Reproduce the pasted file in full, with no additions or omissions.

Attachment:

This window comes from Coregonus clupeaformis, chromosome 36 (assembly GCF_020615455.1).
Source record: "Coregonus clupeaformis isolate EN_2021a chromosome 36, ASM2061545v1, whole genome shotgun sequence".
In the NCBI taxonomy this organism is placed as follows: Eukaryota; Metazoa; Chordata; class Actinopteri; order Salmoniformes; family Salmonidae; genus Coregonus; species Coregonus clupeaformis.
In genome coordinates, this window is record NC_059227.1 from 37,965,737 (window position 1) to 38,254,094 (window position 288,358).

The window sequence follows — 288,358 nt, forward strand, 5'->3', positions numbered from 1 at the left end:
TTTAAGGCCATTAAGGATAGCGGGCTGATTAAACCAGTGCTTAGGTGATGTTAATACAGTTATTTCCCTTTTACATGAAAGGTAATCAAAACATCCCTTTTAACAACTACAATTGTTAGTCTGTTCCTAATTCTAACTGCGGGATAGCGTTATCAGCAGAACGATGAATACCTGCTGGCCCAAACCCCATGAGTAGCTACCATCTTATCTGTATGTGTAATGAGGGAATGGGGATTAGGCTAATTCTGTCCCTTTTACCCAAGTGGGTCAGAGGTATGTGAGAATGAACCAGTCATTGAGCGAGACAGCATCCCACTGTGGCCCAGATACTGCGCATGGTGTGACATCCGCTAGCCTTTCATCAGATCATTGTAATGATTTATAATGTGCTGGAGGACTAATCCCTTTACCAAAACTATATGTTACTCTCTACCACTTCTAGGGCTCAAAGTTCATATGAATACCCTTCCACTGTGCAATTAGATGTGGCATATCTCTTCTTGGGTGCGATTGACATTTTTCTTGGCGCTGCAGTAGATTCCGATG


This window comes from Coregonus clupeaformis, chromosome 36 (assembly GCF_020615455.1).
Source record: "Coregonus clupeaformis isolate EN_2021a chromosome 36, ASM2061545v1, whole genome shotgun sequence".
In the NCBI taxonomy this organism is placed as follows: Eukaryota; Metazoa; Chordata; class Actinopteri; order Salmoniformes; family Salmonidae; genus Coregonus; species Coregonus clupeaformis.
In genome coordinates, this window is record NC_059227.1 from 37,965,737 (window position 1) to 38,254,094 (window position 288,358).

The window sequence follows — 288,358 nt, forward strand, 5'->3', positions numbered from 1 at the left end:
TTTAAGGCCATTAAGGATAGCGGGCTGATTAAACCAGTGCTTAGGTGATGTTAATACAGTTATTTCCCTTTTACATGAAAGGTAATCAAAACATCCCTTTTAACAACTACAATTGTTAGTCTGTTCCTAATTCTAACTGCGGGATAGCGTTATCAGCAGAACGATGAATACCTGCTGGCCCAAACCCCATGAGTAGCTACCATCTTATCTGTATGTGTAATGAGGGAATGGGGATTAGGCTAATTCTGTCCCTTTTACCCAAGTGGGTCAGAGGTATGTGAGAATGAACCAGTCATTGAGCGAGACAGCATCCCACTGTGGCCCAGATACTGCGCATGGTGTGACATCCGCTAGCCTTTCATCAGATCATTGTAATGATTTATAATGTGCTGGAGGACTAATCCCTTTACCAAAACTATATGTTACTCTCTACCACTTCTAGGGCTCAAAGTTCATATGAATACCCTTCCACTGTGCAATTAGATGTGGCATATCTCTTCTTGGGTGCGATTGACATTTTTCTTGGCGCTGCAGTAGATTCCGATG